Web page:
Days Gone By – St. Lawrence Smallmouth Bass Fishing
There was a time before golden arches blighted the landscape and Interstate 81 was nowhere to be found on road maps when an all-day drive – and sometimes an overnight stay — was required to enjoy a fishing adventure in the 1000 Islands Region of Ontario.
Getting to the St. Lawrence River
So good was the bass fishing that awaited anglers on the St. Lawrence River, however, that neither the hardships of two-lane roads nor the delays of traffic lights were going to prevent those annual fishing trips, that bass fishing anglers spent all year eagerly awaiting. It didn’t even matter if the sandwich bread became a bit stale and the meat and cheese somewhat bland in the waxed paper wrappers of the pre-packed lunches or that the ice in the picnic jugs failed to keep the tea or lemonade cold throughout the entire St. Lawrence fishing trip.
Good Bass Fishing is Worth the Drive
When weighed against the bass fishing that lay on the other side of the trip along Lake Ontario, up through the 1000 Islands, the inconveniences of road hazards and delays were taken in stride. None of that mattered to the eager bass fishing angler, because that’s how good the largemouth and smallmouth bass fishing was.
St. Lawrence River Fishing Issues of the Past
Overfishing and Invasive Species Impacted the Bass Fishing
Well, those days are back as the mighty St. Lawrence has recovered from decades of too much catch-and-keep fishing and the invasion of zebra mussels that found their way into the Great Lakes and their tributaries, creating real concern over the future of one of the world’s great fisheries. This invasive species, which got into the water when bilges were discharged by ocean-going vessels, quickly adapted to their new freshwater homes and feasted on microscopic aquatic life, turning stained water that had served as cover for baitfish crystal clear.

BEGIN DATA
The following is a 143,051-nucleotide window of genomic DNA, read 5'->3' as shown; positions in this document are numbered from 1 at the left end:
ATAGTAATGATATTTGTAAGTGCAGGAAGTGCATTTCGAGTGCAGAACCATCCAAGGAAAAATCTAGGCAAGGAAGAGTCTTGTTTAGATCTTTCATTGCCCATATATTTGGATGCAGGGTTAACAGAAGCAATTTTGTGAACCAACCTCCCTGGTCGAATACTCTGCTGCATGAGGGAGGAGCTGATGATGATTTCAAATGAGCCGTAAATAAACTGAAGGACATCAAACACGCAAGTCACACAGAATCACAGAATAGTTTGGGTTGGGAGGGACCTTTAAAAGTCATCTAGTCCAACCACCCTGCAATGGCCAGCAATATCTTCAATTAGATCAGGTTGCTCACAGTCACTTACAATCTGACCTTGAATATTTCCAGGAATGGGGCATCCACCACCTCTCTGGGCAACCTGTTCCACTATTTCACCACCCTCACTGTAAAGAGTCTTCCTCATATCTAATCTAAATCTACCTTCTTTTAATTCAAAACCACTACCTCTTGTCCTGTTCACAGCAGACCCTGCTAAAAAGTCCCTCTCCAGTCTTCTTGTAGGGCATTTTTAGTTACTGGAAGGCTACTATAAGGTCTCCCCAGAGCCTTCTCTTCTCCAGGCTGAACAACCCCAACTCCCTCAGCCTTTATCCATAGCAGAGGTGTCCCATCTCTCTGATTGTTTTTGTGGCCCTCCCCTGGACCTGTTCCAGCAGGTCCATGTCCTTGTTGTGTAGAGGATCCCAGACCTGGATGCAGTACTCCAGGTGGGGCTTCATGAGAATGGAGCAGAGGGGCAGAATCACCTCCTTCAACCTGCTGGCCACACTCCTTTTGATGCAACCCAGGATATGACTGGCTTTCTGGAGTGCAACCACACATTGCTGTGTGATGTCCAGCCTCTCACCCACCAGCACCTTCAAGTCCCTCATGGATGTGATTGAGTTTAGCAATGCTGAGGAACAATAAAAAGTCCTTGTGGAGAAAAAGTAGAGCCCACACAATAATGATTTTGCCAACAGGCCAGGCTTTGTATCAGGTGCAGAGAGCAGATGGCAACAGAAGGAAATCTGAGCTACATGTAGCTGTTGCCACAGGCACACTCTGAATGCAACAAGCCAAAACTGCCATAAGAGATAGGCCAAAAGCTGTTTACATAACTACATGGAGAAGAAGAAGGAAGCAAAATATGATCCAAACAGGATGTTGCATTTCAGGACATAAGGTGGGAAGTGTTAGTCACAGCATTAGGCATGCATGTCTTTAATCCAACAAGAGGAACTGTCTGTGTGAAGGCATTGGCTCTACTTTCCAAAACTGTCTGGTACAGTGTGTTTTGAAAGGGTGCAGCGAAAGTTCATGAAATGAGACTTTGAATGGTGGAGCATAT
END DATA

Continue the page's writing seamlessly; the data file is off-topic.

Smallmouth Fishing Guide Problems
When the baitfish moved, so too did the gamefish that fed on them, making for some hard times for charter captains, guides and private recreational anglers. Well, clearly (pun intended), based upon first-hand experience the last two years, the recovery of bass fishing on the St. Lawrence is a story of nature taking care of its problems without the interference of man.
Turning Tides for the Bass Fisheries of the St. Lawrence River
A few years ago, a longtime friend and lifelong bass angler, Tom Banditelli of Tamaqua, Pa., and a group of anglers who annually fish with him on the St. Lawrence began to see a change for the better. Because of the clear water, subsurface vegetation was growing earlier than usual, attracting baitfish and gamefish alike.
Great Fishery for Anglers
While still overseeing his auto body and tackle shop businesses, Banditelli spends more time than ever on the St. Lawrence as a co-owner of Caiger’s River Side Resort, located three miles east of the 1000 Island Bridge near Mallorytown, Ontario. For more than 50 years he has been fishing Canadian waters, enjoying the good times, enduring the bad times, and now – in his opinion – experiencing the best of times.
Bigger Bass on the St. Lawrence River